If approved in its current form, the Bill would increase the threshold under which the sheriff court can exclusively deal with civil cases from £5,000 to £150,000, with the intention of freeing up the Court of Session to deal with the most challenging civil cases. Family cases and judicial reviews would still be able to be brought to the Court of Session, and some other cases could also be remitted to the Court of Session in exceptional circumstances. The Bill would also introduce greater specialisation to the sheriff court, and create a new specialised personal injury sheriff court to deal with the high volume and administrative burdens generated by this type of work.

A new judicial post of 'summary sheriff' would be created to hear lower value civil cases such as debt cases, and less serious criminal cases. These sheriffs would be experts in these types of cases; and in many cases would be able to use simpler procedures to resolve disputes more efficiently. A national Sheriff Appeal Court would also be created to deal with summary criminal appeals from sheriff and justice of the peace courts, and civil appeals from sheriff courts.

A three-month time limit within which judicial review cases must be brought in the Court of Session, starting from the date that the grounds giving rise to the application arose, would be introduced by the Bill. The court would retain discretion to allow applications to be made outside of this period, for example if there is a good reason for the delay or where the court is satisfied that injustice would result if the application was not allowed to proceed. A new preliminary stage would also be introduced at which permission to proceed to judicial review would be granted or refused, based on whether the challenger has sufficient interest in the subject matter and whether the application has a real prospect of success.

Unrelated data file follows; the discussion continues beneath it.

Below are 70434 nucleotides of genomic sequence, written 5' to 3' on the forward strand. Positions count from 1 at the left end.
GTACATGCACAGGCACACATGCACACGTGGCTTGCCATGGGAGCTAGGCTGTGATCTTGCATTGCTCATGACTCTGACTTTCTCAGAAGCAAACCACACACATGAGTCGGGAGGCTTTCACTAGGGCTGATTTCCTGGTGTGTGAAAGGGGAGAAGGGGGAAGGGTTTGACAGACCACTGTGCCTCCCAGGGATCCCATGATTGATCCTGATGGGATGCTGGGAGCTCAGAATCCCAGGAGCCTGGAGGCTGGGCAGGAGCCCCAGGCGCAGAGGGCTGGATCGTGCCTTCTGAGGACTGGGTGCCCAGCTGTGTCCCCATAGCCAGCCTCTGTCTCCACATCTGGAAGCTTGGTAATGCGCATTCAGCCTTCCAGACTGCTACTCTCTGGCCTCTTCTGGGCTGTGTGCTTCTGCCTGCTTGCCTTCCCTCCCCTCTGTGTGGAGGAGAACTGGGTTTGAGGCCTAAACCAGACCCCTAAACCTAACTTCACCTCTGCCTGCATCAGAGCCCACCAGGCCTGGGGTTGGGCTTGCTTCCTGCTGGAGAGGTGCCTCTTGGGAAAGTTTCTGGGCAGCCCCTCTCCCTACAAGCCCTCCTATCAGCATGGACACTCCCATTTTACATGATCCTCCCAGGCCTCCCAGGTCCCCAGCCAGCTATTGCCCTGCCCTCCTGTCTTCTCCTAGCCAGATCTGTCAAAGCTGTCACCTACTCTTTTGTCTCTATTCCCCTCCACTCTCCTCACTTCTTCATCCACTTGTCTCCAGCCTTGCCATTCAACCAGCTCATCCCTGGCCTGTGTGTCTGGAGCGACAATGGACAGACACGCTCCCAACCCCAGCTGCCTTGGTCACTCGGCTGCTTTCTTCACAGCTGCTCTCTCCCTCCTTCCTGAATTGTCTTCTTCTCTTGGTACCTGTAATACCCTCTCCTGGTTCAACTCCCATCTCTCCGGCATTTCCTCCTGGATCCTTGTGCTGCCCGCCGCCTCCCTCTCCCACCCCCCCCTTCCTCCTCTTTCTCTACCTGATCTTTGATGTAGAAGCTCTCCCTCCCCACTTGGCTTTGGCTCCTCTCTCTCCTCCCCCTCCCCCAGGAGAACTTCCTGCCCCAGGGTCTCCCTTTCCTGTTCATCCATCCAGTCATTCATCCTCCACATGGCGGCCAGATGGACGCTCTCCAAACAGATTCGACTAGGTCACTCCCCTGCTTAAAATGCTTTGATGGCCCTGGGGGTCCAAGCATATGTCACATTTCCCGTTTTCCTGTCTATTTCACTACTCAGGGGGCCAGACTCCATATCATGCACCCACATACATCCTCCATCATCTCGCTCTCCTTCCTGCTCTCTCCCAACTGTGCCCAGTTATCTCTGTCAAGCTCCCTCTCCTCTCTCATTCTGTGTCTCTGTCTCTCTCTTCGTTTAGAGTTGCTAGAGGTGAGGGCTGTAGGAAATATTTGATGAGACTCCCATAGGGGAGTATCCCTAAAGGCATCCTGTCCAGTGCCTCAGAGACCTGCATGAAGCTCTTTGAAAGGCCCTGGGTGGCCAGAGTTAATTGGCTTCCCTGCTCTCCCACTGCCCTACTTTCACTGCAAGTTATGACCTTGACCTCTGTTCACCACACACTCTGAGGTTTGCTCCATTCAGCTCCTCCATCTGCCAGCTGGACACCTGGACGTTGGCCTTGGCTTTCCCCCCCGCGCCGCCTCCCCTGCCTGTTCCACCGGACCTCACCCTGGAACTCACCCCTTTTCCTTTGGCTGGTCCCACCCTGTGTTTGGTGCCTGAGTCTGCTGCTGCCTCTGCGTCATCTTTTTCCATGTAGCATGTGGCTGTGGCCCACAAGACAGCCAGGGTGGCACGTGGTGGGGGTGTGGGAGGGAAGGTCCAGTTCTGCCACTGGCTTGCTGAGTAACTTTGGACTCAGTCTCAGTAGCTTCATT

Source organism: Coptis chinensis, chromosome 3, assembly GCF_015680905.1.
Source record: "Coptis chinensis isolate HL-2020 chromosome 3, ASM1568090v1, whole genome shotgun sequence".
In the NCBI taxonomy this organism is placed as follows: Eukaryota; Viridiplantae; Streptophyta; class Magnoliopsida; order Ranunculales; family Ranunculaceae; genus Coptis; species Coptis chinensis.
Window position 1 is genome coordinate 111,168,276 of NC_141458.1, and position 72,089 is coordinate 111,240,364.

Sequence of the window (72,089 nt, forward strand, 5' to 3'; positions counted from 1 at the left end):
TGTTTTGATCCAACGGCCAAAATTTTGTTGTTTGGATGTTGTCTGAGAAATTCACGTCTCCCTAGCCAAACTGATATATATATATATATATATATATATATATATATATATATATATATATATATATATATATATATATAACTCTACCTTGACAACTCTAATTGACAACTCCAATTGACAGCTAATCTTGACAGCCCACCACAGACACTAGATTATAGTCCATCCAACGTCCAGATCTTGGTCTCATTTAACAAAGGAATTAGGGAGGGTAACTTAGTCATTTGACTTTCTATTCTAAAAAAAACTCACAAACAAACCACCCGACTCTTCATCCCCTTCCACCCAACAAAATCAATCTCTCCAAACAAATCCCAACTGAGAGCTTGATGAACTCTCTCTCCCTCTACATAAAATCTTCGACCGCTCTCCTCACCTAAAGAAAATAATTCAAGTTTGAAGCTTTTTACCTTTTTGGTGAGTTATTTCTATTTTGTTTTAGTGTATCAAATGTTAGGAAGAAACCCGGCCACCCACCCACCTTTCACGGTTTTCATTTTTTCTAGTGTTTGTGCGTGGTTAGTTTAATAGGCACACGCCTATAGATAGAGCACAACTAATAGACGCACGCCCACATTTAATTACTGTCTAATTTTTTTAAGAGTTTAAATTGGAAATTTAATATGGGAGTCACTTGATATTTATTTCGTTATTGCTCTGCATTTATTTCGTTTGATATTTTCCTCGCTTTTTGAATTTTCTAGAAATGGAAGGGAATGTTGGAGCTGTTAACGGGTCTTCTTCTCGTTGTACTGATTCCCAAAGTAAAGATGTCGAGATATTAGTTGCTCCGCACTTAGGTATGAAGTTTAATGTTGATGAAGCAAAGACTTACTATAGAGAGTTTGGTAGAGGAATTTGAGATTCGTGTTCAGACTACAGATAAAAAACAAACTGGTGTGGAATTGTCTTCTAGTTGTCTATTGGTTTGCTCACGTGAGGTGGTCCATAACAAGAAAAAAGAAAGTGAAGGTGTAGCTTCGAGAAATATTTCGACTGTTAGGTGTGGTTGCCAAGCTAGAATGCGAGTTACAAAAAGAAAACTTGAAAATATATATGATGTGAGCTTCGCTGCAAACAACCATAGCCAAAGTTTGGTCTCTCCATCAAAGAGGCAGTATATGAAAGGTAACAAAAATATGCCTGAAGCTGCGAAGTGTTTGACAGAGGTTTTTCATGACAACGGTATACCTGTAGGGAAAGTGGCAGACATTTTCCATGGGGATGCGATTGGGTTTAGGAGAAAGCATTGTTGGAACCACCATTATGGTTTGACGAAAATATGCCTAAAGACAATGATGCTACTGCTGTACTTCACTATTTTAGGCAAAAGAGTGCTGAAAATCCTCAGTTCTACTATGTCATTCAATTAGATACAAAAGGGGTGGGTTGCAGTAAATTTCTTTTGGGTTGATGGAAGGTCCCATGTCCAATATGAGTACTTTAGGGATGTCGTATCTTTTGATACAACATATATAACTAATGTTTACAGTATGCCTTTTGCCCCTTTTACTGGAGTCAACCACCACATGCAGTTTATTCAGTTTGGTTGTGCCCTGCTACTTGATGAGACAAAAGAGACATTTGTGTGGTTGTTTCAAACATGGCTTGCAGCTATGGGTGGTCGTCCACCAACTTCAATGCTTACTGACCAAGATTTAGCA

The Bill also sets out new provisions for appeals from the Court of Session to the UK Supreme Court, and for appeals from the new Sheriff Appeal Court to the Court of Session. At present, it is competent to appeal to the UK Supreme Court against certain judgements without requiring leave from the Inner House. The only restriction is that the appeal must be certified by two counsel or solicitor advocates as "reasonable" before it can proceed to the UK Supreme Court. The Bill replaces this requirement for certification with a requirement instead for the permission of the Inner House or, failing such permission, the permission of the UK Supreme Court.

Similarly, for appeals from the new Sheriff Appeal Court to the Court of Session, permission to appeal must be given by the Sheriff Appeal Court or, if refused by that Court, by the Court of Session. Such permission may only be granted if the appeal raises an important point of principle or practice or if there is some other compelling reason for the Court of Session to hear it.  Justice Secretary Kenny MacAskill said that the proposals would "help us ensure that the right cases are heard in the right places – reducing delays, cost and bureaucracy". The sheriff courts would be "well placed" to handle the transfer as the number of cases being transferred from the Court of Session is about 3% of the sheriff courts' current civil caseload, he said.

"This bill takes forward our commitment to ensure that Scotland's civil justice system becomes more accessible, affordable and efficient for those people who need to resolve civil disputes," he said.